Last week, I experienced an unprecedented and utterly joyous moment of cinematic serendipity. By pure chance, I stumbled across a little oddball jewel of a film on Netflix — a film that, I think, must somehow have been made with me in mind. I am this film’s ideal spectator. Phase IV is one of my new favorite movies.
Netflix gets a lot of flak for having too shallow a library in its streaming service, but, in my opinion, this criticism is inaccurate. Netflix has a gigantic library; it’s its search feature that’s crappy. Subscribers’ Netflix home screens are presorted by viewer preference, and highlight only several dozen titles in a small handful of categories. Though it’s difficult to find hard numbers, the Netflix catalog clearly runs deep, and certainly offers the widest array of titles of any of the major online streaming services. Yet it’s nearly impossible to get past the small number of “Recommended For You” titles. How to access Netflix’s “deep tracks”?
One little end-around that opens up a back door into the greater expanses of Netflix’s streaming library is to do a search for just a single character. Try searching for, say, the letter “B,” and you’ll get a list of every entry that has a B in its title or description, as well as a list of actors and directors with that letter in their names. While I’m sure there are better ways to do this (such as third-party apps that allow subscribers to access the deep catalog — please leave a comment here if you know about them), I sort of like the crudeness of the method and the unexpectedness of the results it can yield.
Giant, ant-built columns in Phase IV
A few nights ago, I ran such a search for, at random, the letter “P.” I learned, first, that approximately 20 percent of Netflix content pertains to the animated penguin Pingu; then, more interestingly, that I could use Netflix streaming to watch the 1974 film Phase IV.
I clicked on Phase IV because its image features an ant, and I’m more than a little obsessed with ants, which I regard as the single most fascinating organism on the planet. (Tardigrades come a close second.) The “info” screen for the film informed me that it was made in 1973 (I am especially interested in films from the 1970s), directed by Saul Bass (holy crap! Saul Bass made more than just really fantastic title sequences?) and features Michael Murphy, an actor I’ve admired for decades, mostly for his work with Robert Altman. Still, it was late. And, having just watched multiple episodes of “Archer” (my new favorite show, and in fact what I’m usually watching these days, despite the contents of this column), I was tired. Then I noticed that the film had an expiration date: It would only be available on Netflix for one more day.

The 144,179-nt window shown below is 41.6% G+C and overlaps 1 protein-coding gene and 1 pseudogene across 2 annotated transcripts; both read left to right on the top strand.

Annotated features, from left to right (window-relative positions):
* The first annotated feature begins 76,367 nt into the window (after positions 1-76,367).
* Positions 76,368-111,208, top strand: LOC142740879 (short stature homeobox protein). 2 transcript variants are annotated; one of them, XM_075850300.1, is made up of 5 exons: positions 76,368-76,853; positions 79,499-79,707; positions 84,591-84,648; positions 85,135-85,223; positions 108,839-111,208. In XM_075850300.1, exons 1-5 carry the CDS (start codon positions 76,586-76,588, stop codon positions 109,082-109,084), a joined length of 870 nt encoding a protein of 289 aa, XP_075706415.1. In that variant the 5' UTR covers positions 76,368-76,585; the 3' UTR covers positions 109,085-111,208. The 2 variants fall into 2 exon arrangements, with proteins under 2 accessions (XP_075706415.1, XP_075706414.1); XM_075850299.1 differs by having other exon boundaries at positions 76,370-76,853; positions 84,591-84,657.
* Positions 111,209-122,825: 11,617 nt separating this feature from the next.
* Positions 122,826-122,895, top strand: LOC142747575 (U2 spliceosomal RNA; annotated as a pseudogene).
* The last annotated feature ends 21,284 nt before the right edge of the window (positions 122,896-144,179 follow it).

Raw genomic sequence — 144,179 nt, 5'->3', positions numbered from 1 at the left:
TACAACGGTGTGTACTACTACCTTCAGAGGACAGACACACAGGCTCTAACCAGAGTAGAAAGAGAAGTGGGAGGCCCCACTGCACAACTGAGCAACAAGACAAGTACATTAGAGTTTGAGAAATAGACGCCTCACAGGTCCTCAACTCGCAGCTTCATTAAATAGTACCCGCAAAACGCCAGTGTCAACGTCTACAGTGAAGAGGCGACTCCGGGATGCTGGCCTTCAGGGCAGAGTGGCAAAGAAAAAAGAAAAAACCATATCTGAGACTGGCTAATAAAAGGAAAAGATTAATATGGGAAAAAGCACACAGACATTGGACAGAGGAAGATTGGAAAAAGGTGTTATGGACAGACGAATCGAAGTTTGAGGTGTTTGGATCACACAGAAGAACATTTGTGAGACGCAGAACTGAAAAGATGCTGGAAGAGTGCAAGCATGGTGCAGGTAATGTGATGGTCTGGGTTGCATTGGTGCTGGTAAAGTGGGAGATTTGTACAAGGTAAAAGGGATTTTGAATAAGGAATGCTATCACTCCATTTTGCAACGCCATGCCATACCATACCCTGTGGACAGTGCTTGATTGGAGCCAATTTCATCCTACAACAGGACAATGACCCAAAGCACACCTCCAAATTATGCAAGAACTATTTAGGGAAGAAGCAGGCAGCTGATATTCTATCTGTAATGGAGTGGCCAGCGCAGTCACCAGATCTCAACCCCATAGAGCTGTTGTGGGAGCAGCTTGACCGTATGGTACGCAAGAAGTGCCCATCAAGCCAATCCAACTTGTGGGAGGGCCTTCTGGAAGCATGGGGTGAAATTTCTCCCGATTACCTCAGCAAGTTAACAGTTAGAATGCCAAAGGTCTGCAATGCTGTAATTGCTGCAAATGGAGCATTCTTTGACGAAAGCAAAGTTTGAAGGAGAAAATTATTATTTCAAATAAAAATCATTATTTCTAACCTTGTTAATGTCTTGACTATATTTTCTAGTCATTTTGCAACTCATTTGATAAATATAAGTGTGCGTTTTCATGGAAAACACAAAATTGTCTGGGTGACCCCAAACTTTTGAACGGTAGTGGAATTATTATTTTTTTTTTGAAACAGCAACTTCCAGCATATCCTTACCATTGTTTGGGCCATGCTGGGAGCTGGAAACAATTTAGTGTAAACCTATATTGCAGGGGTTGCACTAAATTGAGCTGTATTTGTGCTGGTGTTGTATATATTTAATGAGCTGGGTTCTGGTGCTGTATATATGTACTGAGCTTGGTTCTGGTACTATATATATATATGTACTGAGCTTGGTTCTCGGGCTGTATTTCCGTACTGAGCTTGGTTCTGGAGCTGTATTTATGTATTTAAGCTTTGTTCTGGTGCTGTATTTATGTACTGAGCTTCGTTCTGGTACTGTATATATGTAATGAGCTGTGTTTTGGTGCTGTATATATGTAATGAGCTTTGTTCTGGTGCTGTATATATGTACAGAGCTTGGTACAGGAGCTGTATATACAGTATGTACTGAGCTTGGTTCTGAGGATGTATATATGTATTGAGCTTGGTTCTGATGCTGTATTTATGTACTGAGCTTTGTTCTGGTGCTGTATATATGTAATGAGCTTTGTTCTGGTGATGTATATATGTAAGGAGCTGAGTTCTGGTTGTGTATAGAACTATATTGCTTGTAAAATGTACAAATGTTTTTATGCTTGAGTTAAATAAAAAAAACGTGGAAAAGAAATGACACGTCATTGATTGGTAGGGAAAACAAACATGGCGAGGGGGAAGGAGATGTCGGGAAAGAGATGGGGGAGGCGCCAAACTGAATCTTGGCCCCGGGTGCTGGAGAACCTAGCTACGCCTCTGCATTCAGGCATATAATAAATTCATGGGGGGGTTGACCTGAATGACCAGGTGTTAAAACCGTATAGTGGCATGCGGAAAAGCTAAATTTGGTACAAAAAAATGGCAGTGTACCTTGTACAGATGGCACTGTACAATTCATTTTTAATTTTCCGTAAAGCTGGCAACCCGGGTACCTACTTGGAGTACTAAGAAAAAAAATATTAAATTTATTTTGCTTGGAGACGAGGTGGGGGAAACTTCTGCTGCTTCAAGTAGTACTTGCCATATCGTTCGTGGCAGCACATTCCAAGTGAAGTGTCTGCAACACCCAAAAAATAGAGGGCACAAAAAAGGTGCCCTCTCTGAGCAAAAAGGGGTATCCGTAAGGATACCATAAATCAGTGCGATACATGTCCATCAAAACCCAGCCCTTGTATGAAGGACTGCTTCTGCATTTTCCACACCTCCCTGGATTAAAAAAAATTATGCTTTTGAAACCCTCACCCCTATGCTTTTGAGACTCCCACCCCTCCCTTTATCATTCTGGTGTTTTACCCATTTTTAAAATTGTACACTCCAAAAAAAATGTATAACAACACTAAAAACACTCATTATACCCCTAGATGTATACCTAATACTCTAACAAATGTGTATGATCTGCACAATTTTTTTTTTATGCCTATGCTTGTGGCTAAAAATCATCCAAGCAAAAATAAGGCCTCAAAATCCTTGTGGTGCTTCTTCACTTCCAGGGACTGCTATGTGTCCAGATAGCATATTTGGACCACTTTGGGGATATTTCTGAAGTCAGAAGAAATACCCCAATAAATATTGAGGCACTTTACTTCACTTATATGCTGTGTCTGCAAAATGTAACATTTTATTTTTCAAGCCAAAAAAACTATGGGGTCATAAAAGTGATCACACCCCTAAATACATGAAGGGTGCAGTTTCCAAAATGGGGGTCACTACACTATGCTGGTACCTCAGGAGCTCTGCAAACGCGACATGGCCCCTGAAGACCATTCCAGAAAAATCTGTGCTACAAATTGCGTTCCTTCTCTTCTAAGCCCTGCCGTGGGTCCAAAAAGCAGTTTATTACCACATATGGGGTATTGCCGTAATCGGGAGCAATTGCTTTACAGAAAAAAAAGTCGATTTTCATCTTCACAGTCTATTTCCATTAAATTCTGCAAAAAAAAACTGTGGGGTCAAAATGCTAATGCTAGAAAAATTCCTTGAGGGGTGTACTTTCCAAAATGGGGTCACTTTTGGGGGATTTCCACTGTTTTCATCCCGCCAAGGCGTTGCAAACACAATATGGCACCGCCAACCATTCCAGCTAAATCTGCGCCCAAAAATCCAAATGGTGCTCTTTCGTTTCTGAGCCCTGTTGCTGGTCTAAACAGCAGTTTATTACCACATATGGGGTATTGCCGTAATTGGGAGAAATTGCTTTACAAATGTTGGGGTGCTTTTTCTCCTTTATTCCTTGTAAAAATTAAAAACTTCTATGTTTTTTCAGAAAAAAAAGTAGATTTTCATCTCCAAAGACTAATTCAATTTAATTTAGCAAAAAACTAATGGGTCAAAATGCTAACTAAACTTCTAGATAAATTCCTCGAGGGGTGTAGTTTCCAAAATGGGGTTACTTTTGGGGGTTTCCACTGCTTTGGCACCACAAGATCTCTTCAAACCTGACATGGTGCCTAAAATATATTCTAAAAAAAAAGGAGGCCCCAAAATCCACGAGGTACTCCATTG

Nudged rather decisively in this direction by the aforementioned forces of cinematic serendipity, my dog and I hunkered down to watch a genuinely odd and totally fascinating film. My mouth hung open for much of the time I was watching it, and since then, the more I’ve read about Phase IV, the more intrigued I’ve become.
For years, I’ve had a half-serious, half-jokey theory about ants, which centers on their status as warlike creatures. We humans, my theory states, are fortunate that ants are so busy waging war on other ants. Should they decide to cast aside their internecine squabbles and fix mandibles on their common enemy — namely, a certain species of big-headed, bipedal primates — they’d be assured an easy victory. The little guys certainly have the numbers. By some estimates, there are more than one million ants for every person on earth.
Furthermore, certain ants possess the advantages of flight, poison, terrific strength, blind loyalty and, most importantly, a sophisticated social network that dispenses with the all-too-human weakness of privileging the individual. Besides the well-guarded queens, no single ant is important in the slightest; rather, it’s the mass of ants that matters.